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For the second consecutive year, Lafayette professor John Kincaid has been awarded a Fulbright grant to conduct a six-week summer institute on the theory and practice of the United States Constitution for 18 foreign university educators.

Kincaid is the Robert B. and Helen S. Meyner Professor of Government and Public Service. He is also director of Lafayette’s Meyner Center for the Study of State and Local Government, which will host the institute, entitled “The U.S. Constitution: Origins, Evolution, and Contemporary Issues,” from June 28-Aug. 8. It will be funded by a $182,000 Fulbright grant.

Kincaid has conducted institutes at the Meyner Center in 1996, 1997, 1998, and 2001, all of them receiving high evaluations from participants. All of last year’s 18 summer institute students said they would recommend it to colleagues in their countries.

Participants in this year’s summer institute will gain practical insights into the central role of the U.S. Constitution in American life and history by focusing on America’s ongoing debates over the meaning and role of the federal Constitution and the impacts of changing conceptions of constitutionalism on American democracy, republicanism, federalism, liberty, rights, pluralism, separation of powers, checks and balances, economic prosperity, social welfare, and social values.

For instruction, Kincaid will be joined by top scholars from Lafayette and institutions around the country. Seminars will be held in Kirby Hall of Civil Rights, which contains cutting-edge instructional technology, computer facilities, and videoconferencing capabilities.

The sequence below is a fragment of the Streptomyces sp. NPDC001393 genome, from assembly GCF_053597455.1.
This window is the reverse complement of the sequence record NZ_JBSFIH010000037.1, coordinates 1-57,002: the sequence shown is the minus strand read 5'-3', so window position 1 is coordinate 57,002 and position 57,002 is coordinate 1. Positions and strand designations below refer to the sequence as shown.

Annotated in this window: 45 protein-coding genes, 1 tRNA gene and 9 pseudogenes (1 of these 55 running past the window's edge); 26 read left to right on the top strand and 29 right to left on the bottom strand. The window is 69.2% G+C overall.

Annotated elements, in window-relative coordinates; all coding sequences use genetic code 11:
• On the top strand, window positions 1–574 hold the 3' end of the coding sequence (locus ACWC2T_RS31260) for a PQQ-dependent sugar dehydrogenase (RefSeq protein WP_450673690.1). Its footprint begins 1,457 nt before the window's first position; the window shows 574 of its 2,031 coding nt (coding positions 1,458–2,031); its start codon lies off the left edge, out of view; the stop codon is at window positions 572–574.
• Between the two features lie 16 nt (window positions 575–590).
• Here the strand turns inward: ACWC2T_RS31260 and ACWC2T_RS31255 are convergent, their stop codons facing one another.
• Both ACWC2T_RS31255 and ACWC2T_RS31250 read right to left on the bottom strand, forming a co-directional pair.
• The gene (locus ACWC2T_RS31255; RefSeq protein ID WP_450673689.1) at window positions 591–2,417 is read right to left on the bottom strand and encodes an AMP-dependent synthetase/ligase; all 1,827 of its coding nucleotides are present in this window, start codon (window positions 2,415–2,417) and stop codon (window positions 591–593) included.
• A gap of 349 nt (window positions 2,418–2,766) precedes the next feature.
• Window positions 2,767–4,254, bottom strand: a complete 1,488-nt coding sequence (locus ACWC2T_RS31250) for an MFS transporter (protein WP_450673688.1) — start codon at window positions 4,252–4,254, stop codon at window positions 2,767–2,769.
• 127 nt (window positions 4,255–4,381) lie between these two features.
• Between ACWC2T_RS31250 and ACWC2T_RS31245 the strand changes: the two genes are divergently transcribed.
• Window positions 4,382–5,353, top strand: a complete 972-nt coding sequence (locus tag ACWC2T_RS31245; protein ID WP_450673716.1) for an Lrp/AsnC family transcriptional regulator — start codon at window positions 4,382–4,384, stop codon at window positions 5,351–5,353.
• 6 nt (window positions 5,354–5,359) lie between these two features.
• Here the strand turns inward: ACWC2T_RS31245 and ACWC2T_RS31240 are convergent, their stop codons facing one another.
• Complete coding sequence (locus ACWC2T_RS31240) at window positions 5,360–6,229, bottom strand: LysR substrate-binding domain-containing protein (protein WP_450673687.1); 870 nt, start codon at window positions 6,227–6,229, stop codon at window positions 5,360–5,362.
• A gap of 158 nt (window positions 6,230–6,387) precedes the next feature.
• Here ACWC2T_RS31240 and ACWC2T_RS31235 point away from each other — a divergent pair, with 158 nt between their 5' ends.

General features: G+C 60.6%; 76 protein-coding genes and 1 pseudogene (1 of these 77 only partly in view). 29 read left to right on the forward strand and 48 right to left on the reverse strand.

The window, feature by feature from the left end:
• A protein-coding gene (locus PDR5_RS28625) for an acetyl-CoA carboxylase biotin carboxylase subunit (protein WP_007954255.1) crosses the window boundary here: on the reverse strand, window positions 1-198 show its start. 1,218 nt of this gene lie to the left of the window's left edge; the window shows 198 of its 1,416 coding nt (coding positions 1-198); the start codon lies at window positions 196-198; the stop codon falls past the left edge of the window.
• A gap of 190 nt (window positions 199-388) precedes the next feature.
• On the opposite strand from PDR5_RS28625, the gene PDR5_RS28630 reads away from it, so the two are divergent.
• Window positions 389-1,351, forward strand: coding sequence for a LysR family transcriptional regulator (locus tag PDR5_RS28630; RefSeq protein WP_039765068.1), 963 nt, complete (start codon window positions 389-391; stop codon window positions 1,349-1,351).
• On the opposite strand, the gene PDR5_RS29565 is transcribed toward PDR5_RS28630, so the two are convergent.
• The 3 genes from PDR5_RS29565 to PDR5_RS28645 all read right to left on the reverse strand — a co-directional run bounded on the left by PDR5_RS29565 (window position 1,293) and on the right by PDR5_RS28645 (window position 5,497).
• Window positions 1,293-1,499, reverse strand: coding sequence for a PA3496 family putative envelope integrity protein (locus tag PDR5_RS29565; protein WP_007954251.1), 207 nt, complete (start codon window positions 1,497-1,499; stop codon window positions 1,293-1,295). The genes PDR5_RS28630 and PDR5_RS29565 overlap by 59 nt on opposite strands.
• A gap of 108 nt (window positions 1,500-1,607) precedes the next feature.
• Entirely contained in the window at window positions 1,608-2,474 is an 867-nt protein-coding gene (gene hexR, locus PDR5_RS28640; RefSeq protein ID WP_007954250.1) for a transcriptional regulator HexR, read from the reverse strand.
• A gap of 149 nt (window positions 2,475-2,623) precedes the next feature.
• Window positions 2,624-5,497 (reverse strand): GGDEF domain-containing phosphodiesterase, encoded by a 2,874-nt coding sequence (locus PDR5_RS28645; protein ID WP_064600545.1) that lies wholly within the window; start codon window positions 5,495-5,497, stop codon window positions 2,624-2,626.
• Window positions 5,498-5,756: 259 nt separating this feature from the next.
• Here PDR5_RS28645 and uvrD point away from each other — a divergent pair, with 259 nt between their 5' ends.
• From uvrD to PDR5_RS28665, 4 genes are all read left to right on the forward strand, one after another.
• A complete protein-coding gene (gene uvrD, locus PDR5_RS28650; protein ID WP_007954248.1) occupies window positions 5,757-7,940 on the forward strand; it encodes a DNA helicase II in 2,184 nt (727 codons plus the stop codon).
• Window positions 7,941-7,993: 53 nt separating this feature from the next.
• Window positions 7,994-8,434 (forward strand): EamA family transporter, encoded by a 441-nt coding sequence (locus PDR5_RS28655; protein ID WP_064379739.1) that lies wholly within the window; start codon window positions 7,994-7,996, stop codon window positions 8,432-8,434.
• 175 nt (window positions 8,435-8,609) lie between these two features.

During their first four weeks at Lafayette, the university professors will learn how generations of Americans have shaped and been shaped by their Constitution. They will also visit relevant historic sites in Philadelphia. The participants will explore contemporary scholarly approaches to American constitutionalism, discuss classic and primary works of American constitutionalism, and develop methods to apply the literature and ideas to their teaching and research.

Experiences in Easton will include: meetings with Mayor Thomas Goldsmith, Northampton County Executive Glenn Reibmann, and County President Judge Robert Freedberg; sitting in on a city council meeting; touring the Northampton County prison; attending Heritage Day July 8; visiting the Crayola Factory and National Canal Museum; using Lafayette’s Kirby Sports Center; and attending a show at the State Theatre.

Over the last two weeks, participants will encounter today’s Constitution from a more multicultural perspective, especially Native American and Latino, through site visits and meetings with public officials, civic leaders, and others in Colorado and New Mexico. The study tour will end with three days in Washington, D.C.

The visiting educators will reside in Keefe Hall, which also will house 30 U.S. high school teachers from around the United States who will be at Lafayette during the last three weeks of the Fulbright residency, attending a National Endowment for the Humanities institute on state constitutions at the Meyner Center. The groups will share in extra-curricular and social activities, such as dialogue on the Sept. 11th terrorist attacks, U.S. responses, and world reactions.